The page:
Mixed Nation

Diversity | Inclusion | Multiracial | Mixed Race |


The Paradox Culture of Social Media

Do you ever wonder why “social media” was entitled that since it seems that some people only use it to sit in front of their computer and post diary-like entries without ever going to any of the events they are invited to or ever “liking” anyone else’s posts, pictures, or comments? On the other hand, media such as Facebook and Instagram does keep you connected with family, friends, and acquaintances. It really all depends on the type of person you are in real life and how willing you are to push yourself outside of your comfort zone.

For people who are already social, it poses no challenge to socialize with others online. There are even some people who are probably too social and would benefit from learning how to spend some time by themselves offline and not give their two cents on every single thought or opinion that pops into their mind. On the other side of the spectrum are those who are extremely shy, introverted, or are so self-absorbed that they only care about posting their own stuff and never take the time to virtually interact with others. The personalities and mentalities of human beings are overwhelmingly complex and varied, so if you do not know a person too well in real life and the majority of your interaction with them is online, it can become quite a task to decipher if someone is just an introvert, an extreme goofball, or an arrogant, self-absorbed jerk.

Even though social media is supposed to encourage socializing, it can actually foster more isolation since it doesn’t enforce any type of online etiquette and, let’s face it, if people have no manners in real life, then why would social media automatically become an enlightened tool for them to use? Just do a search for cyber bullying and you will get a sense of just how out of control some people’s ignorance and immaturity can get. But can you imagine how crazy it would be to try to create a social media etiquette class that everyone would be required to take before engaging with others online? First of all, there would be huge disagreements on the definition of “etiquette” itself and much controversy about the virtual place and time such manners should be required.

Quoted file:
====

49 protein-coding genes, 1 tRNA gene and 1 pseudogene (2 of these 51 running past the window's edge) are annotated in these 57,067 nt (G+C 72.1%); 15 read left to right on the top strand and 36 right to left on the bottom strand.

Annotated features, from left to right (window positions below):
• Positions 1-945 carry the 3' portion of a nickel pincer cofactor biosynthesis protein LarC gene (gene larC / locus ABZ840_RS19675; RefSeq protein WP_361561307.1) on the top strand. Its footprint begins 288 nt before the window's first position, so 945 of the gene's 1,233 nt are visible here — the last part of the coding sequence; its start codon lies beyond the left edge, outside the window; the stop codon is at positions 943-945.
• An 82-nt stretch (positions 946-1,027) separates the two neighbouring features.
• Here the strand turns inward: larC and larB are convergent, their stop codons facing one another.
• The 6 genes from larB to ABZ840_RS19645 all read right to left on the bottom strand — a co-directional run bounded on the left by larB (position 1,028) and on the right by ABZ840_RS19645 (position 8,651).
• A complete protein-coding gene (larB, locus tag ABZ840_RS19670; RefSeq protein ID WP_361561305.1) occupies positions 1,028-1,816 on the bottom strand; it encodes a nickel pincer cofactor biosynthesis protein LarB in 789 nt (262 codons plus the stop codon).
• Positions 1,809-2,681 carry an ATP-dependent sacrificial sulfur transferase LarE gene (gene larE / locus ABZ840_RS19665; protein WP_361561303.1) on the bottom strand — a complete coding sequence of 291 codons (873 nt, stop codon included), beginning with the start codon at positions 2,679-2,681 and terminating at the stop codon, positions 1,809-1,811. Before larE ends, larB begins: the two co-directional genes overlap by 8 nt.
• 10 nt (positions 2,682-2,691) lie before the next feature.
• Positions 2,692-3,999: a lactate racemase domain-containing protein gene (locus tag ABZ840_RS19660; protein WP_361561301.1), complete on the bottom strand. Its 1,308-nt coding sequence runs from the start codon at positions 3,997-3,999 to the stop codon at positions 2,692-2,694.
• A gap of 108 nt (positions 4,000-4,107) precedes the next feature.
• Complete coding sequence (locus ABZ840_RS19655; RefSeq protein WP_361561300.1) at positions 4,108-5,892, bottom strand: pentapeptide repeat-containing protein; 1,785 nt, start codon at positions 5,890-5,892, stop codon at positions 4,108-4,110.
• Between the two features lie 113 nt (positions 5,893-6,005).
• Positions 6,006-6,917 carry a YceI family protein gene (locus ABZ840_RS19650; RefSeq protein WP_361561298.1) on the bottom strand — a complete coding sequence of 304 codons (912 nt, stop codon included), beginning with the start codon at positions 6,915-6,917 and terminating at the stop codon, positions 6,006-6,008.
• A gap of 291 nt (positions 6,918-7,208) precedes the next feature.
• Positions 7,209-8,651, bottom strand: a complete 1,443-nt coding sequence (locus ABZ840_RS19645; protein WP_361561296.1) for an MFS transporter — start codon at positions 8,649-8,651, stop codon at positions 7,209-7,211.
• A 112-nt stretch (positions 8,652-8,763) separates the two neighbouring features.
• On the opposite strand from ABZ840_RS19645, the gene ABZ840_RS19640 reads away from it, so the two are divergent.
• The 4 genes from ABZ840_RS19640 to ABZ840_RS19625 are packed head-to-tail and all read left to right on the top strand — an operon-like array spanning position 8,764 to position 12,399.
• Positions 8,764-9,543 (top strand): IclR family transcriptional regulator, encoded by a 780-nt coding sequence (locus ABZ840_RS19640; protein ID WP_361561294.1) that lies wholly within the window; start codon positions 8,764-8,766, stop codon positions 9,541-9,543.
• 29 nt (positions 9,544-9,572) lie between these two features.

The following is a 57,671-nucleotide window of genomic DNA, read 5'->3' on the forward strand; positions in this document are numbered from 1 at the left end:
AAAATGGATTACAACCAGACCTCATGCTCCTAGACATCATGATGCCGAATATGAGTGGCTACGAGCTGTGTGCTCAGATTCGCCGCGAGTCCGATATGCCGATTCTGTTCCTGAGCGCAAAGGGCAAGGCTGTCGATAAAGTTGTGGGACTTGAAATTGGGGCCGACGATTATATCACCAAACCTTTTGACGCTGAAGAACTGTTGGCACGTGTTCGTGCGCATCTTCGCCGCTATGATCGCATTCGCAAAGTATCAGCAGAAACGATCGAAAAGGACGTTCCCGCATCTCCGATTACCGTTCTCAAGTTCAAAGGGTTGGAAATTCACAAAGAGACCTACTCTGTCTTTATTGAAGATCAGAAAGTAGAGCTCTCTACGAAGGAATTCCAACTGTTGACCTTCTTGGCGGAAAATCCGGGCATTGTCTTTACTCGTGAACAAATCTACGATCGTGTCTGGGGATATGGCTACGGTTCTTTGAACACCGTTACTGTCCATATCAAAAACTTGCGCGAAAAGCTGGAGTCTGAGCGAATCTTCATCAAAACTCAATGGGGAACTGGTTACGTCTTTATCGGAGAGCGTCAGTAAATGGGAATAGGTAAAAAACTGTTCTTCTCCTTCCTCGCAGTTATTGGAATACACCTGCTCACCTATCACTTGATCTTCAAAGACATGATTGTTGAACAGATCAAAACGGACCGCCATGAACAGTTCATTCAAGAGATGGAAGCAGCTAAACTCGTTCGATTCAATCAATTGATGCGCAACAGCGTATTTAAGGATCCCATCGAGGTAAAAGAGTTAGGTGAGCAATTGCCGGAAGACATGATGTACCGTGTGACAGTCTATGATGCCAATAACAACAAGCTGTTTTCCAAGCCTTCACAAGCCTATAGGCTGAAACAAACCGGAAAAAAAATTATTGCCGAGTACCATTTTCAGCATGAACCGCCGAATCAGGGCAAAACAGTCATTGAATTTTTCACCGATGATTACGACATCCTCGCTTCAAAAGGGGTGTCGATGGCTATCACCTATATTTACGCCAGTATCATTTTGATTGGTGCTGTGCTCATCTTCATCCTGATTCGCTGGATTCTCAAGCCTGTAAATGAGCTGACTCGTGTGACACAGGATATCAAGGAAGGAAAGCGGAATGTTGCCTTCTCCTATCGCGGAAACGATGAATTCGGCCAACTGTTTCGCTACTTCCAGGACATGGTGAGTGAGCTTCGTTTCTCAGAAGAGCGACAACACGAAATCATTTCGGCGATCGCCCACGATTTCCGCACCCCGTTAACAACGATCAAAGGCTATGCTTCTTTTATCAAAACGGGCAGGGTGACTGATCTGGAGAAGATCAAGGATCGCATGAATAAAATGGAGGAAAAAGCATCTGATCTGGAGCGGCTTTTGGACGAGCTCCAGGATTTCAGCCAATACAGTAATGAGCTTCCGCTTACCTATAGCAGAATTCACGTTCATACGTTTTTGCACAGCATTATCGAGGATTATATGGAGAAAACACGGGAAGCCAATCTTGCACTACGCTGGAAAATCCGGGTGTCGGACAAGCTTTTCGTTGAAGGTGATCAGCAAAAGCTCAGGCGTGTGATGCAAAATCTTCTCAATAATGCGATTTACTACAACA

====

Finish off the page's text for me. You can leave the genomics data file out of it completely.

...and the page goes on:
In a lot of ways, social media just magnifies deep issues we as a society have yet to truly grapple with as well as internalized oppressions we should confront about ourselves. As a modern culture so dependent on technology, social media is also forcing people to negotiate (consciously and unconsciously) what a healthy balance of sharing about our professional and personal life is, which is just as difficult as the “etiquette” issue because it comes back down to everyone having very different-sometimes conflicting- perspectives. On some level, we are all forced to deal with mainstream society, and since the 1% who control mainstream media like to pigeonhole things as black or white, it can often feel like the only choices we have are to: conform, rebel, or unapologetically thrive within our own “quirky” niches of community.

To end on a positive note, we should remind ourselves to be thankful that at least this tool of worldwide communication is available to us and- just like music- it can push us to think critically about things we might  never have even thought about otherwise. The powerful thing is that once your third eye opens, no one can ever close it. Once we learn how to respectfully agree to disagree and become dedicated to self-growth, we can learn to reconcile the paradoxes that exist within ourselves and inspire the world to follow our humble lead.


Kaira Portillo

Kaira Portillo-Espinoza was born and raised in San Francisco, CA. She is grateful for having grown up around such a wide spectrum of diversity, which makes the Bay Area the unique place it is. Her first published book, Poems About This Roller-Coaster Ride Called Life, is a collection of poems she wrote throughout high school and college and explores issues of injustice, resistance, sexuality, and empowerment.